MONTE CARLO (Reuters) - Stanislas Wawrinka signaled his French Open ambitions by beating Roger Federer 4-6 7-6 (5) 6-2 in an all-Swiss Monte Carlo Masters final on Sunday.
Third seed and Australian Open champion Wawrinka recovered from the loss of the opening set to claim his maiden Masters title on the Monte Carlo clay just six weeks before the May 25-June 8 grand slam tournament in Paris.
“I can see that when mentally I‘m there and I‘m fighting, I can play tennis, I can beat all the players,” Wawrinka told reporters.
”When I came here, for me it was more like a test. I knew I was playing good tennis, but I didn’t expect to win because the draw was so strong.
“Clay, it’s natural for me. It’s easy. I‘m always happy to come back on clay. It’s always easy.”
Federer, whose only defeat in 14 previous matches against Wawrinka was in Monte Carlo in 2009, said: “I had a great week. Congratulations to Stan, I hope it will continue for you like that for years.”
Fourth seed Federer, who beat an injured Novak Djokovic in the semi-finals, was his brilliant old self for almost an hour but the 17-times grand slam champion was eventually overwhelmed by his opponent’s power.
Wawrinka played with great depth as Federer was eventually pushed back far from his baseline and was prevented from attacking.
“I don’t think I served quite so well early on in the third set,” Federer said.
”I think he really found his range and started to hit bigger, deeper. He didn’t miss that many second serve returns anymore.
“He gave me a couple cheap points in the first couple sets which he later on really didn’t give me anymore.”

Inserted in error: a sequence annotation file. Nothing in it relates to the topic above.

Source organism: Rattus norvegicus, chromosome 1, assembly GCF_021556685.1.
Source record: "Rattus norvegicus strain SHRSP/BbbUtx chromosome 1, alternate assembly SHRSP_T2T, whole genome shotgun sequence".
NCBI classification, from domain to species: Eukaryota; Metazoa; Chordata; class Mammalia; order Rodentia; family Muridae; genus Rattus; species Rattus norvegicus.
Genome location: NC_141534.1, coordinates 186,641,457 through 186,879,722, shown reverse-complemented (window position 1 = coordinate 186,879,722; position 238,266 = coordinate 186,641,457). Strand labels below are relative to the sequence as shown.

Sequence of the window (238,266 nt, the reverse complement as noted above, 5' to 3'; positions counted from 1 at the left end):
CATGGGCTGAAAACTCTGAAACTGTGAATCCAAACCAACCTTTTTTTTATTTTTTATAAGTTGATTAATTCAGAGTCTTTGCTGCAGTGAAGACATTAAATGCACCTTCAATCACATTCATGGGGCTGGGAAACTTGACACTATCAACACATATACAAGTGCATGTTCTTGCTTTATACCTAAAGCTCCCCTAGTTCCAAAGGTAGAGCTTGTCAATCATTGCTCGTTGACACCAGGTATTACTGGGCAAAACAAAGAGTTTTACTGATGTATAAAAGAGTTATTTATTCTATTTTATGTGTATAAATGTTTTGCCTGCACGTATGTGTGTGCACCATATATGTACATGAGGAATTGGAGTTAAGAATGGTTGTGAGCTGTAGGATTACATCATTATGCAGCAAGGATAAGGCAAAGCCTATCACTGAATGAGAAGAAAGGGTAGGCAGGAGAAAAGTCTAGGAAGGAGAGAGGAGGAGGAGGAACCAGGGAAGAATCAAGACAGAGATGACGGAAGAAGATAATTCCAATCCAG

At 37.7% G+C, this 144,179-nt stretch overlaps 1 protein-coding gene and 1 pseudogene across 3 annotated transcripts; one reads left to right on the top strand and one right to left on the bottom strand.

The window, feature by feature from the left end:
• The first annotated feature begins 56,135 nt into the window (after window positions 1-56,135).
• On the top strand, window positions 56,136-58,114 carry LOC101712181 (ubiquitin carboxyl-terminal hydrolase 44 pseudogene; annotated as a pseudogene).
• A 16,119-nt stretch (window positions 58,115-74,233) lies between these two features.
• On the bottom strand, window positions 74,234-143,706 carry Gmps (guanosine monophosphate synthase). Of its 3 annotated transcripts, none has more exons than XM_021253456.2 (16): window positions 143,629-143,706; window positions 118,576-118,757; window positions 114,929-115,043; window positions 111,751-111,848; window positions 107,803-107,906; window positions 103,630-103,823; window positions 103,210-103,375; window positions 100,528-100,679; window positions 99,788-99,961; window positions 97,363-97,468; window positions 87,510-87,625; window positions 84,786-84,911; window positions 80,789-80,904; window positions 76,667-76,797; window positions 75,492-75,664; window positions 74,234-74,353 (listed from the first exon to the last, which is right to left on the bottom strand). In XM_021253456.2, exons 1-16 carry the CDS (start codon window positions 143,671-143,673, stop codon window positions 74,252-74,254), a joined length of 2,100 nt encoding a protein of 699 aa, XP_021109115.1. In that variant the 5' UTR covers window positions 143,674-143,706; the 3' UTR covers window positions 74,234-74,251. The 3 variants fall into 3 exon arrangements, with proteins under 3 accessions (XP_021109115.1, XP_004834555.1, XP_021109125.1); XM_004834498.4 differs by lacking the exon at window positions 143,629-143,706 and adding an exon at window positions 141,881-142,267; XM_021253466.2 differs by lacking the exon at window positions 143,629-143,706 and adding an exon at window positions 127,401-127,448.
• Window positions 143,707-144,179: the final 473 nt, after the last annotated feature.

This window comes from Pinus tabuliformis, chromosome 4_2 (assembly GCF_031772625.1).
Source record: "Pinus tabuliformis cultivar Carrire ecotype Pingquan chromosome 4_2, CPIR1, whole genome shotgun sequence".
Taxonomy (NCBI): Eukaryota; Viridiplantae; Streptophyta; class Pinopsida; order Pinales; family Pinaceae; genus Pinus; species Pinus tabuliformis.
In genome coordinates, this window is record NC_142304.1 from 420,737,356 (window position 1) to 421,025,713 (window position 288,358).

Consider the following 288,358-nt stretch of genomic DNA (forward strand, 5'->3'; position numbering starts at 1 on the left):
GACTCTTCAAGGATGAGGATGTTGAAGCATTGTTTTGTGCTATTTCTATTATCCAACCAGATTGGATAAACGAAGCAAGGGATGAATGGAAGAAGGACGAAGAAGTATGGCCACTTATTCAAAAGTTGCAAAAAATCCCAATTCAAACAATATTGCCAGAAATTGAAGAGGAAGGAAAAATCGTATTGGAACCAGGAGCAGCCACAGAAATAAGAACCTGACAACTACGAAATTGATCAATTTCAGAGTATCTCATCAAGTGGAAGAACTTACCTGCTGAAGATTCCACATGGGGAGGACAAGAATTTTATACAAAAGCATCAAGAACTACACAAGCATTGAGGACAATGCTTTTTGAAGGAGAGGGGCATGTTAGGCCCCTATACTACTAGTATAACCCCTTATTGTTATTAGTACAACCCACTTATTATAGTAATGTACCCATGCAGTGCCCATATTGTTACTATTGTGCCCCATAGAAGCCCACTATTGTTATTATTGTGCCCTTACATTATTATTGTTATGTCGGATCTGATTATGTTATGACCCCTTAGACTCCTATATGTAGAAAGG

Federer saved a break point in the fourth game, Wawrinka banging his racket on his head in frustration after his passing shot went long.
Federer was more composed, breaking for 3-2 as Wawrinka’s usually reliable backhand sailed long.
Another long backhand from Wawrinka gave Federer the opening set after 42 minutes.
Wawrinka opened a 2-0 lead in the second set, only for his opponent to steal his serve straight back with a stunning backhand down the line.
Federer saved more break points in the fourth game, including one with a superb forehand winner as the second set went to a tiebreak.
Federer saved two set points before Wawrinka finished it off with a smash.
Wawrinka broke in the first game of the decider with a forehand winner down the line as Federer looked disorientated.
Federer went to the net to save another break point at 2-0, but a crosscourt forehand earned Wawrinka a second break and a 3-0 lead.
He followed up on serve and Federer never threatened a comeback, bowing out following yet another forehand winner by Wawrinka.
Writing by Julien Pretot; Editing by Ed Osmond